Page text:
Nothing in this world is not in a state of absolute rest. Even at absolute zero, when the thermal fluctuations of matter are frozen, quantum particles continue to vibrate. It’s a subtle tremor was detected in a small silicon bar, which was the first solid object, to demonstrate quantum fluctuations.
This phenomenon, called the zero fluctuations is due to Heisenberg uncertainty principle, which states that the greater the known location of the particle at a given time, the less is known about the speed and direction of its motion, and vice versa. Until today, the zero-point energy was observed directly in single atoms or in a small number of particles.
In this experiment, the silicon block used, the size of 12 micrometers in length and less than a micrometer in width. Oskar Painter of the California Institute of Technology in Pasadena and colleagues cooled the bar to near absolute zero, and then used a laser to detect signs of movement.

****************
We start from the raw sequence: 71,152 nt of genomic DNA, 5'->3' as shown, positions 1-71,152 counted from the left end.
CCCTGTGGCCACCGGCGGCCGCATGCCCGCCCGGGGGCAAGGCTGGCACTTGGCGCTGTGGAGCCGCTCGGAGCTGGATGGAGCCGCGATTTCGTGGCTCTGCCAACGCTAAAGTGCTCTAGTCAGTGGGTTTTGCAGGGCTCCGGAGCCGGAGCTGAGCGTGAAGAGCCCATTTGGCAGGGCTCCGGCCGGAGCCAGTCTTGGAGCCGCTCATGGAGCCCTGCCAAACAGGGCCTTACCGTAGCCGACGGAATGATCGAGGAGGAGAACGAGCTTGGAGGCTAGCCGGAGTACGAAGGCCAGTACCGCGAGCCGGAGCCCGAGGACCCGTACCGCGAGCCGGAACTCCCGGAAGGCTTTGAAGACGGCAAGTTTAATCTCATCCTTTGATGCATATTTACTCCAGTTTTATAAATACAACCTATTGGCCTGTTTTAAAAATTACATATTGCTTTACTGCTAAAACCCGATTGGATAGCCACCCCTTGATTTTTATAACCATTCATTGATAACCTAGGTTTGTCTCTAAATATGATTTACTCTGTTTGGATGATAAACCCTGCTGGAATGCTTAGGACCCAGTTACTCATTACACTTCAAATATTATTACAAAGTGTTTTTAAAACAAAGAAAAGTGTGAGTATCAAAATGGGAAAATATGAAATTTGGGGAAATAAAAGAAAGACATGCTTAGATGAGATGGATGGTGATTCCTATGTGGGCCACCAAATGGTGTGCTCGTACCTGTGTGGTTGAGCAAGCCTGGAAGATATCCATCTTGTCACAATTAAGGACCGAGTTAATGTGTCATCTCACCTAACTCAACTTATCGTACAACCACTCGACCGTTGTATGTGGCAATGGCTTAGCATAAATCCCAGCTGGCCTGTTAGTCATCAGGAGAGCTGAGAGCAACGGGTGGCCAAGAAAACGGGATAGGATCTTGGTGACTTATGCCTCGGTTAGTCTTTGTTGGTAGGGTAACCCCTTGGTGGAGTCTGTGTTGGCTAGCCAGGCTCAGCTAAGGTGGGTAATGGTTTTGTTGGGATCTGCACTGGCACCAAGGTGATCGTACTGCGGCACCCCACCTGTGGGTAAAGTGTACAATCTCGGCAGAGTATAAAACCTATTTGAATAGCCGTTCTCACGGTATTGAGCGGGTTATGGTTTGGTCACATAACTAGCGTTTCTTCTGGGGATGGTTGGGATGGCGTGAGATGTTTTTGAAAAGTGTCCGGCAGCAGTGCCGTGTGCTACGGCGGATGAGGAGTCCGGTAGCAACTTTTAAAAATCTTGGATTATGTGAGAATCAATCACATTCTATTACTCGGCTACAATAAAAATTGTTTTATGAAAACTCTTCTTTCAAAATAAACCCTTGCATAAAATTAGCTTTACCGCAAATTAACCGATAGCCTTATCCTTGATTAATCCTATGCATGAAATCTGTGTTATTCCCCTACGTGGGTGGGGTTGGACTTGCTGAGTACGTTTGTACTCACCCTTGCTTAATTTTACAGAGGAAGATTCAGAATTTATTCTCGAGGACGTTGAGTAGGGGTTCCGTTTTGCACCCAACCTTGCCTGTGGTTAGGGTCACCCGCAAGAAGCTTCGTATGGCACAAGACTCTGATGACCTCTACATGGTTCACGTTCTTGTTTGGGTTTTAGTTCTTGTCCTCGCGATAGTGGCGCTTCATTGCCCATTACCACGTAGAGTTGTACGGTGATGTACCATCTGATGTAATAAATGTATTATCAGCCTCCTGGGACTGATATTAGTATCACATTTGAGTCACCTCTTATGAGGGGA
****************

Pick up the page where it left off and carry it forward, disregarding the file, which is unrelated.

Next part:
Some of the laser photons have energy shift after the come into contact with the vibrating bar. Ordinary thermal fluctuations can both increase and decrease the energy of the photon, but things are different in the case of quantum fluctuations. Since the smallest possible energy states, it can only absorb energy. Painter Group found that the reflected light is at a lower energy level, which is a clear sign of the quantum fluctuations.
This work is the first in which it was possible to demonstrate the very strange behavior of the zero-point fluctuations. Namely, in this state, the substance can only absorb energy. In conventional systems, the probability of absorption and emission of energy is the same.
One member of the group commented: "We have demonstrated the reason why the macroscopic (billions of atoms), the objects can not be cooled down to absolute zero. At some point, you run into a limit beyond which the substance is exclusively for energy absorption and is not able to give it away . And if it only absorbs energy, it makes it impossible to continue to cool. This is the phenomenon of quantum fluctuations. Similar experiments were carried out in the past, but the scale of a few atoms: nothing is quite large, visible through a microscope (unlike our experiment) . "